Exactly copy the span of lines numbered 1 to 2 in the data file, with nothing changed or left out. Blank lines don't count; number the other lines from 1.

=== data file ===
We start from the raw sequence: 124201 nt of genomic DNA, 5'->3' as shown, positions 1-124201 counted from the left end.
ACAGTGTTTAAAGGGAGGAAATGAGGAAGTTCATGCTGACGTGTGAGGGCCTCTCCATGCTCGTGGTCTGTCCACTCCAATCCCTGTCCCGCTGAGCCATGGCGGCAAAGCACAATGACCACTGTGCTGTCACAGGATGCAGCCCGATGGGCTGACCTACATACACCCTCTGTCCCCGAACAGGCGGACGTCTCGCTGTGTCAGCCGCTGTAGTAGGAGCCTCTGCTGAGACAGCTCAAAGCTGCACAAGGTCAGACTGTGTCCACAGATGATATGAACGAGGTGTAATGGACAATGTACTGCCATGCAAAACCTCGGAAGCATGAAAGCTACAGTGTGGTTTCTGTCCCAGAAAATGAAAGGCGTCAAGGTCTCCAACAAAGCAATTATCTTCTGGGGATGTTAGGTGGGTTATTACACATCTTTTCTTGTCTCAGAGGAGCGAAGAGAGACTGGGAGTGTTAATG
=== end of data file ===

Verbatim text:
We start from the raw sequence: 124201 nt of genomic DNA, 5'->3' as shown, positions 1-124201 counted from the left end.
ACAGTGTTTAAAGGGAGGAAATGAGGAAGTTCATGCTGACGTGTGAGGGCCTCTCCATGCTCGTGGTCTGTCCACTCCAATCCCTGTCCCGCTGAGCCATGGCGGCAAAGCACAATGACCACTGTGCTGTCACAGGATGCAGCCCGATGGGCTGACCTACATACACCCTCTGTCCCCGAACAGGCGGACGTCTCGCTGTGTCAGCCGCTGTAGTAGGAGCCTCTGCTGAGACAGCTCAAAGCTGCACAAGGTCAGACTGTGTCCACAGATGATATGAACGAGGTGTAATGGACAATGTACTGCCATGCAAAACCTCGGAAGCATGAAAGCTACAGTGTGGTTTCTGTCCCAGAAAATGAAAGGCGTCAAGGTCTCCAACAAAGCAATTATCTTCTGGGGATGTTAGGTGGGTTATTACACATCTTTTCTTGTCTCAGAGGAGCGAAGAGAGACTGGGAGTGTTAATG